Move over Britain! The United States outdrank this tea loving nation by 23.8 billion servings of tea in 2017 according to TeaUSA (2017) and the UK Tea and Infusions Association (2018). There’s a reason this beverage, whether hot or cold, has caught on. Tea is both delicious and nutritious as it “is a natural source of polyphenols and flavonoids which have antioxidant activity” (UK Tea & Infusions Association, 2018). Also according to the UK Tea & Infusions Association, tea contains half the amount of caffeine that coffee does so for those of us who dislike the side effects of too much caffeine, tea still provides a viable “pick me up” without the jitters.
Benefits aside, there are an astounding array of options of teas available to us. The four main types of tea are black tea, oolong tea, green tea, and white tea, all of which originate from the same plant, Camellia Sinensis. Specific processing techniques are responsible for the differences in flavor between these four varieties. Tea is usually picked by hand twice a year, once in the early spring and once in summer. Immediately after it is picked, oxidation begins to occur (oxidation is the process that takes place when oxygen molecules come in contact with any type of substance). It is this oxidation process that leads to the different types of tea. Let’s take a closer look at these 4 main tea types as well as herbal teas.
Black Tea (China) is the most processed of the four types. Picked tea leaves are immediately transferred to a factory where they are withered to reduce moisture. Next, the leaves are rolled to release the rest of their moisture. After this, the leaves are spread out in a cool, dark place to allow the oxidation process to work its magic. The leaves begin this stage green, but as oxidation takes place they turn a copper brown color. Finally, the leaves are dried with hot air, and their color changes from copper to the more recognizable black. Black tea is known as “red tea” in China (for the color of its infused cup). It is hearty and full-flavored, with an inherent sweetness and underlying malty notes.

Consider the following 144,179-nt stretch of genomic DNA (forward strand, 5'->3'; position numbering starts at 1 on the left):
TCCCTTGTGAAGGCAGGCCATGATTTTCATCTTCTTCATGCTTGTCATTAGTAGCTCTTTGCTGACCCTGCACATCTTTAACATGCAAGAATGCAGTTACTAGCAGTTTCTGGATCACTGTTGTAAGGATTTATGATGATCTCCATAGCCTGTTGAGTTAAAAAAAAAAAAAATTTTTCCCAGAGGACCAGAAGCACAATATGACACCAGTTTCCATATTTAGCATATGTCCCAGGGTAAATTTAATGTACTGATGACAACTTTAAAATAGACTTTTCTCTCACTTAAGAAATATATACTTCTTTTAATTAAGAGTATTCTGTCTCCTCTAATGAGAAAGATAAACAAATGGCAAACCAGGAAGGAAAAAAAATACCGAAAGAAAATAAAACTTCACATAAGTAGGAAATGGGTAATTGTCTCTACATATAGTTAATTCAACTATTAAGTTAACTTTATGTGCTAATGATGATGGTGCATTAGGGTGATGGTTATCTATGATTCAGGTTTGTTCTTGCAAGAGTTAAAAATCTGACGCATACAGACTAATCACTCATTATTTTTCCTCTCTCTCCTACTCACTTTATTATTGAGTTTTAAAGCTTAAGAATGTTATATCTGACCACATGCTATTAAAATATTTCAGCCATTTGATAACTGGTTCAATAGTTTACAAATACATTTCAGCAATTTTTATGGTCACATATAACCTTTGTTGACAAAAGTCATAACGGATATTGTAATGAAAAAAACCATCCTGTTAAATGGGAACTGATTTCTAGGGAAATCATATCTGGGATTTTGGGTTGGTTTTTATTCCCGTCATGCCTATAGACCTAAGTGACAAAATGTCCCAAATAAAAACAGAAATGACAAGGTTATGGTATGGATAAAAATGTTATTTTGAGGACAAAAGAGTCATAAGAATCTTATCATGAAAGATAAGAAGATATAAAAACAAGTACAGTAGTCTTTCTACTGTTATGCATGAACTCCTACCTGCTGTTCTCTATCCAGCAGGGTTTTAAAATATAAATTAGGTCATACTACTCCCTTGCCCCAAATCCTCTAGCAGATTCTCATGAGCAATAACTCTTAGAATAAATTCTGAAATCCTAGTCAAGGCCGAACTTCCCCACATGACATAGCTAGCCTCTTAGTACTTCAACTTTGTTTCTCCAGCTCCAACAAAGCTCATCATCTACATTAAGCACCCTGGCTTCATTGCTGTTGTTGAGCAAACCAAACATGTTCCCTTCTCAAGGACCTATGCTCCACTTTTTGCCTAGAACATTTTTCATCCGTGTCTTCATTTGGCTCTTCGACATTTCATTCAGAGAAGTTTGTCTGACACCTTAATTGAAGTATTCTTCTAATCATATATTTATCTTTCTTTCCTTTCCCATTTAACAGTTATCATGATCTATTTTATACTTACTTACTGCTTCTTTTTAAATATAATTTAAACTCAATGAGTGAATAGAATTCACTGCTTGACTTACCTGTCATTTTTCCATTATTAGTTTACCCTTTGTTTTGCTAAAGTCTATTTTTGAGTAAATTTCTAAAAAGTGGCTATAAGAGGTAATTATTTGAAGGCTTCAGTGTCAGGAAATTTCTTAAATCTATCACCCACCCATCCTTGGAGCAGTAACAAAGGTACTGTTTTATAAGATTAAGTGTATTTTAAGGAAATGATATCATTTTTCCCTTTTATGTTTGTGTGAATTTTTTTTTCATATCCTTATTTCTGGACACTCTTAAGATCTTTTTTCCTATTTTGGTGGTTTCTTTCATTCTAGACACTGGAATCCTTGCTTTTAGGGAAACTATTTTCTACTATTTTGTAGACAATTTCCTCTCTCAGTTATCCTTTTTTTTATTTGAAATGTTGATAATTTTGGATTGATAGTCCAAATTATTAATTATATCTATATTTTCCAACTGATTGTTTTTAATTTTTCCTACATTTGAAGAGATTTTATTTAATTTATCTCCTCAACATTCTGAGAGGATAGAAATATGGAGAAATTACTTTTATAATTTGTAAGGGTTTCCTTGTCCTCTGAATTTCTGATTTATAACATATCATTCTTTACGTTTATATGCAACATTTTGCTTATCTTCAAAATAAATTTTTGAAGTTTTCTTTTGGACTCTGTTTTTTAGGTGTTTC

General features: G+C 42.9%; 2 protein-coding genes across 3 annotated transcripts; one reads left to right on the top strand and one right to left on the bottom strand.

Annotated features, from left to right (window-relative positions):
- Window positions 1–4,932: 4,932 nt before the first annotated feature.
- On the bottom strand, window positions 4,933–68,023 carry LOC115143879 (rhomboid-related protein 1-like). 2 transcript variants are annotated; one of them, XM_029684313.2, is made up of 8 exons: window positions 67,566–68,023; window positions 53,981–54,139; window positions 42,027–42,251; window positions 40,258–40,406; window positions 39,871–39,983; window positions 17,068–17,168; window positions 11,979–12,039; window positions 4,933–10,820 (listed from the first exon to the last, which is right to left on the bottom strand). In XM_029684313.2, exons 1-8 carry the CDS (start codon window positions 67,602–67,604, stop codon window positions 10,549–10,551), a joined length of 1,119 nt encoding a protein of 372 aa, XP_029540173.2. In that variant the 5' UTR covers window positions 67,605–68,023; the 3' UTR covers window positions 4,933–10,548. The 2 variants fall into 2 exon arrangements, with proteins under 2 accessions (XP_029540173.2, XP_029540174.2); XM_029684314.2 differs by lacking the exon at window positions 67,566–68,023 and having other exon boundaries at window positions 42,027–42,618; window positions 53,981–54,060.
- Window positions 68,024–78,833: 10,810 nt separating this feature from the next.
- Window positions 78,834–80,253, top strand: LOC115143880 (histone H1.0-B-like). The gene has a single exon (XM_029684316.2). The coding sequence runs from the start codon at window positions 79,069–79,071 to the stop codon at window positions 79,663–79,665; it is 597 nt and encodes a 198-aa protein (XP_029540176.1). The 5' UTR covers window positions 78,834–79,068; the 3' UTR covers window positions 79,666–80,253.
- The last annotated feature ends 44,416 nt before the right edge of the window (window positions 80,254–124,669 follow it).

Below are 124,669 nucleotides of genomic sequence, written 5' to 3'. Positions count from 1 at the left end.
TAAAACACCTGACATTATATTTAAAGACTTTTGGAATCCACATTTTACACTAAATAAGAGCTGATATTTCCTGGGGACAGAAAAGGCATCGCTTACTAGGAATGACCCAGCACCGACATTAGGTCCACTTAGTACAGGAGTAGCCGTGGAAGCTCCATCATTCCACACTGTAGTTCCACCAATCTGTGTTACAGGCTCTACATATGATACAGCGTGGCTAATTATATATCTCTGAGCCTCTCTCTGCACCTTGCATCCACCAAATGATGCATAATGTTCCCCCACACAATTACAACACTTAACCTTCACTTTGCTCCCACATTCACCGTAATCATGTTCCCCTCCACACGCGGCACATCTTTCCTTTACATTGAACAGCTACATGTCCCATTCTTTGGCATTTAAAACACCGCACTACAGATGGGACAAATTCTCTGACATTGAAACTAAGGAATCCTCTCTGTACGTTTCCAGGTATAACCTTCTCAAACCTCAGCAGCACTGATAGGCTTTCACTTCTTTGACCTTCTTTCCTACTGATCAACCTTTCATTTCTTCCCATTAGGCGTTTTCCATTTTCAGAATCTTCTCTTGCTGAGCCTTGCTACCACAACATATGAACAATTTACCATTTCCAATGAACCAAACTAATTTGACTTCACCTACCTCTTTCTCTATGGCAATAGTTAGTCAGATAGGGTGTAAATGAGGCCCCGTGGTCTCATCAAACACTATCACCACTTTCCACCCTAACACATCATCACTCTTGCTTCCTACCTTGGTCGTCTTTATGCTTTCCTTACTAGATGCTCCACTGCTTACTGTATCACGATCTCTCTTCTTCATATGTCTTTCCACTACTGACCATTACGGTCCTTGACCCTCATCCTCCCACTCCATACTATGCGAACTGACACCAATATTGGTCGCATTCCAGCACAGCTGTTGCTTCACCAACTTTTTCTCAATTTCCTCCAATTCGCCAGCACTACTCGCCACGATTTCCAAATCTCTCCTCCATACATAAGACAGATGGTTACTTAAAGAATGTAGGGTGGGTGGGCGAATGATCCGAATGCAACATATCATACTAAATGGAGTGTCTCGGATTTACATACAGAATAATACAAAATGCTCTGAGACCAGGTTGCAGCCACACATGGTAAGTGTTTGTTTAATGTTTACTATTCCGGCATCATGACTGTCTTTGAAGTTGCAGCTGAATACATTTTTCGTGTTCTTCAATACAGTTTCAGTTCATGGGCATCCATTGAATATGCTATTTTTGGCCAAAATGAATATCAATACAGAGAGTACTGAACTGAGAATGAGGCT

Green Tea is not only enjoyed as a hot beverage but is also packed with nutrients. According to Healthline (2018), “Green tea is about 30 percent polyphenols by weight, including large amounts of a catechin called EGCG. Catechins are natural antioxidants that help prevent cell damage and provide other benefits.” With a pale golden green color and soft taste, this tea produces a pleasant and alluring cup!
White Tea is the least processed of all the teas. Named for the silver fuzz on the bud when the leaves are picked, white tea is often described as light, fresh, and sweet. It is also rich in antioxidants.
Herbal Teas are also commonly referred to as tisane and are made from a combination of herbs and spices. Many are caffeine free. Chia tea (black tea, milk, sweetener, and spices), chamomile tea (chamomile and other flavorful ingredients), and yogi tea (cinnamon, cardamom, ginger, black pepper) are all examples of herbal teas.
Oolong Tea undergoes the same process as black tea, however it is only partially oxidized, and never reaches the same stage as black tea. As far as flavor goes, Oolong tea sits in the middle ground, combing the robust flavors of black teas with the lighter tastes of green teas.
For even more information about types of tea and their uses (including a few recipes) check out this useful guide
Be sure to check out our blog post on How To Steep Loose Leaf Tea next to get the most out of your loose leaf teas!
Healthline. (2018). 10 Proven Benefits of Green Tea.
Tea Association of the U.S.A. Inc. (2017). Tea Fact Sheet.
UK Tea & Infusions Association. (2018). Tea Glossary and FAQ’s.